Testing Bush's Educational Performance

When he released his brand spanking new federal budget this month, George W solemnly declared that it "sets clear priorities," including "making sure our children get educated."

Since Bush is Mr. No-Child-Left-Behind, we should expect a big boost in education funding. But sleight-of-hand has become George's chief presidential legacy, and if you actually look at the budget numbers, you'll see a paucity of support behind his rich rhetoric.

His centerpiece educational effort, the Leave No Child Behind Act, requires every local school to meet Bush's educational testing standards, and it's already under severe attack because it mandates new state reforms without funding them. Indeed, since it was enacted with great White House fanfare, Bush has quietly shortchanged the program by $17 billion -- and his new budget falls another $9 billion short of the funding he agreed was necessary when he got Congress to pass it.

Another educational problem is the rapid deterioration of America's school buildings. A third of our schools need major repair or replacement, and $268 billion is needed just in repairs to bring existing schools up to basic standards. Bush's budget authorizes a pathetic $54 million -- two-one thousandths of a percent of the need.

Then there's Head Start, a program that is enormously successful, yet it receives only enough money to cover half of the pre-kindergarten children needing it. Bush's budget leaves these children behind, providing such meager funding that Head Start won't even keep up with inflation, effectively cutting its existing budget. Full funding of Head Start, by the way, would require less than half of the money that Bush's tax giveaways will bestow on millionaires.

Vocational Ed, Dropout Prevention, and Students with Disabilities are among dozens of other educational programs cut or grossly underfunded by Bush. To get information, call the Institute for America's Future: 202-955-5665.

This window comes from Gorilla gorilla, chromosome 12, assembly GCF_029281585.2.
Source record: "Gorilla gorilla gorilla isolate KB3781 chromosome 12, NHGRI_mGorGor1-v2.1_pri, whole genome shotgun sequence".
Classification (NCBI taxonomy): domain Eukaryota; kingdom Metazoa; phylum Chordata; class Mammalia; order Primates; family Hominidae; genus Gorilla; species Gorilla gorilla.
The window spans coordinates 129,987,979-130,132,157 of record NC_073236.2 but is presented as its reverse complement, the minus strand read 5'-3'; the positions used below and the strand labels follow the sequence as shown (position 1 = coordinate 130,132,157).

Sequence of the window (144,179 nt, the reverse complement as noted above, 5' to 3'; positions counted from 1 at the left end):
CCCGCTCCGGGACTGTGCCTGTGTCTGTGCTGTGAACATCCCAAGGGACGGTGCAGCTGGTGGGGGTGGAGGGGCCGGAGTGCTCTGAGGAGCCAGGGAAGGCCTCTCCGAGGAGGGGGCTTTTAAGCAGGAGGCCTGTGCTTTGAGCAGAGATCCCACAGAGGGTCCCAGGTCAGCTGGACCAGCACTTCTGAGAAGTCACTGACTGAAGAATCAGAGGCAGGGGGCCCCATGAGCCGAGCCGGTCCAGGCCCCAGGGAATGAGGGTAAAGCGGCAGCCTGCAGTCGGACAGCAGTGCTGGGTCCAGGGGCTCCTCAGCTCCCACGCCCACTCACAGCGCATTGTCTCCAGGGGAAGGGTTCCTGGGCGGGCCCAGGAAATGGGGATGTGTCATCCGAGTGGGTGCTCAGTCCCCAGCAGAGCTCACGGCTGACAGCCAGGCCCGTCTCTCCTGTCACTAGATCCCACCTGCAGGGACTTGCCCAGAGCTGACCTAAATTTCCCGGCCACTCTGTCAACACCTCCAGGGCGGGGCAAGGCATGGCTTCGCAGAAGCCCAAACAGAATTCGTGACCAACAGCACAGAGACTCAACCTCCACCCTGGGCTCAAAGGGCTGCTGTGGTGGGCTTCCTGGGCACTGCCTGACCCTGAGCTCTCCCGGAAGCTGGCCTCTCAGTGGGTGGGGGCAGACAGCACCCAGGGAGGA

Enjoy this piece?

… then let us make a small request. AlterNet’s journalists work tirelessly to counter the traditional corporate media narrative. We’re here seven days a week, 365 days a year. And we’re proud to say that we’ve been bringing you the real, unfiltered news for 20 years—longer than any other progressive news site on the Internet.

It’s through the generosity of our supporters that we’re able to share with you all the underreported news you need to know. Independent journalism is increasingly imperiled; ads alone can’t pay our bills. AlterNet counts on readers like you to support our coverage. Did you enjoy content from David Cay Johnston, Common Dreams, Raw Story and Robert Reich? Opinion from Salon and Jim Hightower? Analysis by The Conversation? Then join the hundreds of readers who have supported AlterNet this year.

Every reader contribution, whatever the amount, makes a tremendous difference. Help ensure AlterNet remains independent long into the future. Support progressive journalism with a one-time contribution to AlterNet, or click here to become a subscriber. Thank you. Click here to donate by check.

DonateDonate by credit card

Close

Thanks for your support!

Did you enjoy AlterNet this year? Join us! We're offering AlterNet ad-free for 15% off - just $2 per week. From now until March 15th.